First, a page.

Lone Star State Launches Vital 2014 Primary Season

Image: Lone Star State Launches Vital 2014 Primary Season Texas state Sen. Wendy Davis and County Commissioner Roy C. Brooks voted on the first day of early voting for the March primary. (Landov)

Sunday, 02 Mar 2014 04:42 PM

By David A. Patten

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The 2014 election season officially gets underway Tuesday, when Texas voters go to the polls to cast their ballots in the nation’s first statewide primary.

Lone Star Democrats and Republicans will go to the polls to select their nominees for local, state, and national offices.

One of the most closely watched primary races is the battle between incumbent GOP Sen. John Cornyn and movement-conservative challenger Rep. Steve Stockman. Six other Republicans also are vying for the GOP nomination in that race.

A recent Human Events/Gravis Marketing poll shows Cornyn with a big lead over Stockman, 43 percent to 28 percent. But if Cornyn fails to win at least 50 percent of the vote, he will face a potentially dangerous run-off election in May.

Another closely watched race involves Republican Lt. Gov. David Dewhurst, who is running for re-election.

Polls indicate Dewhurst is in a close contest Sen. Dan Patrick for the GOP nomination. Agriculture Commissioner Todd Staples and Land Commissioner Jerry Patterson are drawing significant support in that race as well.

The latest University of Texas/Texas Tribune poll shows Dewhurst leading Patrick 37 percent to 31 percent. Staples and Patterson are drawing 17 percent and 15 percent, respectively. The two top vote-getters will square off in the May runoff, if no candidate receives 50 percent of the vote.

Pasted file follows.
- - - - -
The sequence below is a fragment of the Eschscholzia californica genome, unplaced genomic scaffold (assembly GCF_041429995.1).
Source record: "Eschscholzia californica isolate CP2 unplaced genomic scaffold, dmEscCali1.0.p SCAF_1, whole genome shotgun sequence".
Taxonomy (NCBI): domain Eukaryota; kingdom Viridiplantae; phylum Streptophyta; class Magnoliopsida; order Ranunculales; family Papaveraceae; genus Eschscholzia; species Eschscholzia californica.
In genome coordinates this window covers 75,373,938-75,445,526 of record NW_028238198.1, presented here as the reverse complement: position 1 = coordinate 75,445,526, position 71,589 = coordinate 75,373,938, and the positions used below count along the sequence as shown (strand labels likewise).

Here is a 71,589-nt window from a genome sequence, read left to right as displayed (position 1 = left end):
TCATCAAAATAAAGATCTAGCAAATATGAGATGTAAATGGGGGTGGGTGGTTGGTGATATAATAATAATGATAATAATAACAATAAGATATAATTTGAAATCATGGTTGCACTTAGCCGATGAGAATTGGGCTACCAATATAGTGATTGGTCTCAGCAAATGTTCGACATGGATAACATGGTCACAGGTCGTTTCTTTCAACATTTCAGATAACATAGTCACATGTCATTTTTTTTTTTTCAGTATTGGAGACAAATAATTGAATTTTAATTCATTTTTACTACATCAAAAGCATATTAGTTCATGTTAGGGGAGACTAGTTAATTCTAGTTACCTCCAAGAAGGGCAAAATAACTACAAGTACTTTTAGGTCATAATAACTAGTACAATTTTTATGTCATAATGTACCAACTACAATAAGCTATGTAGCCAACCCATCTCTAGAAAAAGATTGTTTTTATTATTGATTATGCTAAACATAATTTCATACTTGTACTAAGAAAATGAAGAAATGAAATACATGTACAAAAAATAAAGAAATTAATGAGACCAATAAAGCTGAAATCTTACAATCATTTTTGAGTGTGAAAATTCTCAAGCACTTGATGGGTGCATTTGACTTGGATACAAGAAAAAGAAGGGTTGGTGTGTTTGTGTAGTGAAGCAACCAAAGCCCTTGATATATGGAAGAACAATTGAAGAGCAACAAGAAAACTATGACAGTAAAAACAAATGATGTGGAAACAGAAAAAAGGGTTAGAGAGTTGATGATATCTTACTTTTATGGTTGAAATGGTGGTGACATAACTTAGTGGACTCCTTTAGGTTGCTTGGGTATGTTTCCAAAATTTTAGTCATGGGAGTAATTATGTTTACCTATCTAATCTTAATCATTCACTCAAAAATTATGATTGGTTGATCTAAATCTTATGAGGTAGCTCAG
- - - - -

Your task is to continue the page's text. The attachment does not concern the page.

Whoever wins the GOP nomination for lieutenant governor will face state Sen. Leticia Van de Putte of San Antonio in November. Van de Putte is running unopposed in the Democratic primary.

Van de Putte will become the de facto running-mate of likely Democratic gubernatorial nominee Wendy R. Davis.

Davis is expected to face Texas Attorney General Greg Abbott in the general election. Abbott is the overwhelming favorite to win the Republican gubernatorial nomination, and polls show Abbott enjoying a double-digit lead over Davis. Davis gained notoriety last year with an 11-day filibuster that delayed legislation restricting abortions in Texas. That bill was eventually passed anyway.

One Texas GOP primary sure to be closely watched as a litmus test of the tea party’s strength will be for the Republican nomination to represent the Lone Star state’s 32nd Congressional District.

In that race, incumbent GOP Rep. Pete Sessions is facing a serious challenge from tea party favorite Katrina Pierson.Pierson’s tea party credentials are unquestioned. She spent five years on the steering committee for the Dallas Tea Party, is founder of the Garland Tea Party, and is a member of the advisory Committee Texas Tea Party Caucus.

Texas Sen. Ted Cruz, who has stopped just short of making an endorsement in the race, described Pierson as “an utterly fearless principled conservative.”